I'm not really certain how to write a review for a compilation of stories, but I figure it's at least worth a try. There were a few different reasons I bought Steampunk'd when I saw it in the comic shop a few weekends ago, and I'll admit that they were mostly self-interested. I try and keep abreast of what's going on in the steampunk genre, so that I can make sure my own stories stay compelling and original. I did a massive double take then, of course, when I saw a story by William C. Dietz in the collection, entitled "The Battle of Cumberland Gap". For those who don't know, Cumberland Gap is an area of the Appalachian mountains, one that lends itself so wonderfully to names that I still have every intention of writing a collection of short stories about the Wizard of Cumberland Gap. I had to have this book, to see if anyone else was writing Appalachian steampunk, but sadly, it was a story that simply took place in the Appalachians, and didn't have anything to do with the people or the traditions of the area. Not that it wasn't good anyway!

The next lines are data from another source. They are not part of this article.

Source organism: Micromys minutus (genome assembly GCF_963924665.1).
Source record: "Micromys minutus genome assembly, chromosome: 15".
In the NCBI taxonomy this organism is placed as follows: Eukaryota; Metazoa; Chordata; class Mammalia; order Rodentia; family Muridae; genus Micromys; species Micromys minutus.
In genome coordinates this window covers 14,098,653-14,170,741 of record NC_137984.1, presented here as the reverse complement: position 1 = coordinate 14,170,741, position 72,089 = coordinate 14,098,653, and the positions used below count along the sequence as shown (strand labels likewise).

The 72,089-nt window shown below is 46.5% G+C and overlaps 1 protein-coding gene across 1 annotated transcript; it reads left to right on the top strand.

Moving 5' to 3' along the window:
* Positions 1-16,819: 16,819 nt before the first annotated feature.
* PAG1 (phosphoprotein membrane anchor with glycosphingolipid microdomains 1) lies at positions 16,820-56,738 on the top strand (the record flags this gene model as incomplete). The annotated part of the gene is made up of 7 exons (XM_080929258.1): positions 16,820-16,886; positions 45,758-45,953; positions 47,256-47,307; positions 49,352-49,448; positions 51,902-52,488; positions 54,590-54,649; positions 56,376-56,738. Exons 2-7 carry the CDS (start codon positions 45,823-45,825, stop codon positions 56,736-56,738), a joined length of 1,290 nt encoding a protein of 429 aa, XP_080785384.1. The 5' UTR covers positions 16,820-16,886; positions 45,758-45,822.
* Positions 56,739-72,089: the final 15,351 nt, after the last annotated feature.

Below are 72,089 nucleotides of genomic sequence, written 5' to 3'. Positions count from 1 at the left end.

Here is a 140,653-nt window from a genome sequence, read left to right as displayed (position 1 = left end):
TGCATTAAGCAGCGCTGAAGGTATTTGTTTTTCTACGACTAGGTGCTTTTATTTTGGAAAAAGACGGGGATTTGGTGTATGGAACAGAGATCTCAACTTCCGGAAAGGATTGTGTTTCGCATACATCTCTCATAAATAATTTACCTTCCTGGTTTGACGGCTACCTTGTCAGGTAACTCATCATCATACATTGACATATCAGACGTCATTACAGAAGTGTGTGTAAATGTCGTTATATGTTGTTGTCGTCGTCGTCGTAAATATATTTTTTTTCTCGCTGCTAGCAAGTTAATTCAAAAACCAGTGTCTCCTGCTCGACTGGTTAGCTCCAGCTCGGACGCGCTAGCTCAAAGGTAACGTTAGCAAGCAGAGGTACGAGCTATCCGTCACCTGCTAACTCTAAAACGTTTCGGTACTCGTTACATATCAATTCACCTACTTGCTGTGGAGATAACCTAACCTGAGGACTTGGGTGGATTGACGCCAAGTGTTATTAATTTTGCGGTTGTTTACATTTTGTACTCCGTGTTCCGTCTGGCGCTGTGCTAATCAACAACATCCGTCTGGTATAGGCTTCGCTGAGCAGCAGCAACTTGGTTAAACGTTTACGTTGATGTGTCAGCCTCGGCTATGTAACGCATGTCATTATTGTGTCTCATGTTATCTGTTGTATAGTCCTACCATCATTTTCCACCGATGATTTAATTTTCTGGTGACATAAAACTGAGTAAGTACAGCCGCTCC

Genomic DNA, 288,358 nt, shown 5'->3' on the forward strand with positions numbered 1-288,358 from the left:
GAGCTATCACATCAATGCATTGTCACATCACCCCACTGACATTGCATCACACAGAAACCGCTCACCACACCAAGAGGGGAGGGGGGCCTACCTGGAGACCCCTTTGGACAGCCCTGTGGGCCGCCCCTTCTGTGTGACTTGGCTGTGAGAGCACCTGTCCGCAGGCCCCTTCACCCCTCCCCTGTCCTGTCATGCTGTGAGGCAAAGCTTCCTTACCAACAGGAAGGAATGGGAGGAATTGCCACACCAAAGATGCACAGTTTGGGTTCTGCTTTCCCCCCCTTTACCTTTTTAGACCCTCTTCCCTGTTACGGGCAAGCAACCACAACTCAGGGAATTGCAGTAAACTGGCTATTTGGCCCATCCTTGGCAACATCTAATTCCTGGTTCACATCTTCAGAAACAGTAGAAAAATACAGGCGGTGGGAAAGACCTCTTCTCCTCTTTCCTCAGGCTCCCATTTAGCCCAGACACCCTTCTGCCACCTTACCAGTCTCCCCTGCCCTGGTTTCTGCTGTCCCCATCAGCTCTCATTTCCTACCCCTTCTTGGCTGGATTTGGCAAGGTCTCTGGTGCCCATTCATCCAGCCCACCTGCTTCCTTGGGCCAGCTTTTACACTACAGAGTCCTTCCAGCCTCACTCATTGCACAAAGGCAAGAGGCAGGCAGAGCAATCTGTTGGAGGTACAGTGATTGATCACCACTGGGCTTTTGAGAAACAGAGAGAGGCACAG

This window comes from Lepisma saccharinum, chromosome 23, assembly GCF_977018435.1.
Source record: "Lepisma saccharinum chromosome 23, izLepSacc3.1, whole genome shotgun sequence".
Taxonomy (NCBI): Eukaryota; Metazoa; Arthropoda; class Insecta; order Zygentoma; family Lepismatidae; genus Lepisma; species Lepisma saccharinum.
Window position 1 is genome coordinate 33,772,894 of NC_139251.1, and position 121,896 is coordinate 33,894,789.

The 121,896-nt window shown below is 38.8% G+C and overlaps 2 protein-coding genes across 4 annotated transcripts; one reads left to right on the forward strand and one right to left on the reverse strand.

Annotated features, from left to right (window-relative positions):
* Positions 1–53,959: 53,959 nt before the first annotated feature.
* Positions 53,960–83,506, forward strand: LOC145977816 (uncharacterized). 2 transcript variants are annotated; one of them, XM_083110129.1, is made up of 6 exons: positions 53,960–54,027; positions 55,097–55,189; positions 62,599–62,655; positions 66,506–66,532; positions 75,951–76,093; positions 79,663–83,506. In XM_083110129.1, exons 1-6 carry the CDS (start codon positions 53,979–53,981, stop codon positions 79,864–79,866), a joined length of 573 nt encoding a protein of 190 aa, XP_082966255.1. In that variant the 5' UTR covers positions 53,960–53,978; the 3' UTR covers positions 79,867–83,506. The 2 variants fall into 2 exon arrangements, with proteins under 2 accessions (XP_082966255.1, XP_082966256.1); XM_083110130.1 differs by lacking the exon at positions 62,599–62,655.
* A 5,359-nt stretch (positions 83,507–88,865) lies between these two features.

As is no doubt the case with every collection of short stories, I did feel that this book was a little hit and miss. A couple of the stories suffered from editing deficiencies, which I'm not sure whether to blame on the authors or the compilers, seeing as they really were concentrated in just two of the stories. Some of the stories felt a little too short, and the steampunk element strained. I'm really not a fan of stories that mix steampunk and magic, or that explain steampunk technology via magic, as in "Opals from Sydney" by Mary Louise Eklund but I'm aware that that's a personal opinion. That story in particular, as well as "Foggy Goggles" by Donald J. Bingle, felt as though the world-building was not very complete, and that the author decided the story could be classified as steampunk simply because there were dirigibles or brass robots involved. "Foggy Goggles" in particular annoyed me, because it was a short gimmick story intended only to grind a political ax of the author. Nevermind that I agree with the sentiment that "Climate change is bad, mkay?", I just don't feel that heavy-handed messages like that have much of a place in entertainment.